Five more New Brunswickers have died of COVID-19 and the number of active hospitalizations has increased, the province announced Tuesday in its weekly update.
Between July 10 and July 16, 30 people were admitted to hospital with the virus — double the 15 new hospitalizations reported last week.
The number of active hospitalizations sits at 22, an increase of five from last week.
Three of the people who died were in their 70s and two were in their 80s, the weekly COVIDWATCH report said.
“The highest portion of hospitalizations for COVID-19 is among individuals aged 70-89,” the report said. “Individuals that are unprotected by vaccine continue to have the highest rate of hospitalization for COVID-19 and death.”
The province also reported a decline in new positive PCR and rapid COVID-19 tests from the previous week. During the latest reporting period, there were 1,004 confirmed PCR positive tests — down from the 1,044 reported the previous week — and 1,320 positive rapid tests, down from 1,421.
However, the number of new positive PCR and rapid tests are still more than double what they were a month ago. In the week of June 12 to June 18, there were just 425 new positive PCR tests and 403 rapid tests.
There are now an estimated 1,506 active COVID-19 cases in the province, an increase of the 1,382 reported last week.
Dr. Yves Leger, the deputy chief medical officer of health, said it might not be the full picture, as rapid tests are self-reported.
“We know that what we’re seeing in terms of numbers is really not the reality, the actual number of cases is probably many times higher, but what it does tell us is that activity is increasing and there for there is higher risk to be public right now,” he said in an interview on Tuesday.
Leger said there are no plans to re-introduce any mandates but said the public can still use all the tools like masking and vaccination in order to slow and stop the spread of COVID-19 within the community.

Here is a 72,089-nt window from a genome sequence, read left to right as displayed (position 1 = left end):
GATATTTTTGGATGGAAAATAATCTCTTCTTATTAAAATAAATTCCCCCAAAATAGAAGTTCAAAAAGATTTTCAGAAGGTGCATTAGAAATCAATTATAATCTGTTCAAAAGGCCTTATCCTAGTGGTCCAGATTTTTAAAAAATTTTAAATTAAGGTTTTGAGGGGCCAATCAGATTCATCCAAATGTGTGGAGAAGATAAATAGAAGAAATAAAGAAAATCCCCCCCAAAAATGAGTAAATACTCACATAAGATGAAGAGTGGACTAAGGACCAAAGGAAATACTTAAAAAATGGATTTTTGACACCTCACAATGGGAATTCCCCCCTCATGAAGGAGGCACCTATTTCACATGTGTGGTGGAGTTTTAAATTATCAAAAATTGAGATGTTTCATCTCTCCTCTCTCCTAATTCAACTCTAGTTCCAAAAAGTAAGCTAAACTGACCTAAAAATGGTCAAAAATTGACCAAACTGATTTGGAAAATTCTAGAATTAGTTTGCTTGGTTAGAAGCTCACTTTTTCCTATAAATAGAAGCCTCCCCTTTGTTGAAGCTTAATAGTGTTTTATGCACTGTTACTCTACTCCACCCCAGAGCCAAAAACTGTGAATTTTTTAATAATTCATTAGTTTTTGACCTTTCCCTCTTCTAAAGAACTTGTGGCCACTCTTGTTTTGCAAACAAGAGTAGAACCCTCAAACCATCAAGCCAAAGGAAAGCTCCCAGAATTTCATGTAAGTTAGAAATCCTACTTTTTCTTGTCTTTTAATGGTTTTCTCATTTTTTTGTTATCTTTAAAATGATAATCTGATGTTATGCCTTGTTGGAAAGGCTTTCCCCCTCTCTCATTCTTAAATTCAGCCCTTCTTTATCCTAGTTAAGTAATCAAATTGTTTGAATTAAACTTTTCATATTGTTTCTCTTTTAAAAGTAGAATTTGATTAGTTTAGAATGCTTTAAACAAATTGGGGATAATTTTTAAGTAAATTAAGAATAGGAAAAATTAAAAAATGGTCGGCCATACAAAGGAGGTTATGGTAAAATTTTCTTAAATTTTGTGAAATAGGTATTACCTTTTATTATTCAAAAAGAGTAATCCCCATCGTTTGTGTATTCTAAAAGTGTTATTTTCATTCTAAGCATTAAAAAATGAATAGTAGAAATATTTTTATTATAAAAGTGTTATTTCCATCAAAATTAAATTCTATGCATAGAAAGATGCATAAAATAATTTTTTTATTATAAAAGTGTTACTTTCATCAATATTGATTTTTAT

“Aside from the mandate question, really what remains, is Public Health still strongly recommends to New Brunswickers to continue to adopt those measures,” he said.
“Especially right now. That’s really the main message I want to drive home right, now is the most important time to adhere to the measures we’ve all learned and are relatively simple to apply.
“If you’re going out in public, especially indoors, wear a mask.”
One week ago, former president and CEO Dr. John Dornan warned his staff in a memo of the increased transmission of the virus within the community.
He said the PCR positivity rate had doubled in two weeks from 10 per cent to 20 per cent. COVID incidence, he explained, had gone from 60 per 100,000 to 129 per 100,000.
Dornan appealed in his memo for health care workers to act as an example while out in the public, encouraging them to wear a mask.
“Please stay safe and take time to recharge,” he wrote in the memo, one day before he was let go by Premier Blaine Higgs.
According to the province, the highly contagious BA.5 subvariant of Omicron is growing as the dominant strain in New Brunswick.
Out of the most recent random samples sequenced for COVID-19, 57 per cent were the BA.5 subvariant — up from 45 per cent last week. At the end of June, for comparison, the subvariant made up just 18 per cent of the samples.
As well, according to the latest update, 22 per cent of the samples were the BA.4 subvariant and the remaining 21 per cent were the BA.2.
The report said 93.3 per cent of New Brunswickers have had at least one dose of a COVID-19 vaccine, 88.3 per cent have had two doses and 53 per cent have had a booster dose.
Last week, the province said it is lowering the age of eligibility for second COVID-19 booster doses to 18, because the province is seeing increased case numbers and signs of “heightened activity.”
Second booster doses — which would be a fourth shot of a vaccine — will be available at pharmacies and some public health clinics. Anyone aged 18 and older can get their second booster, if five months have passed since the last dose.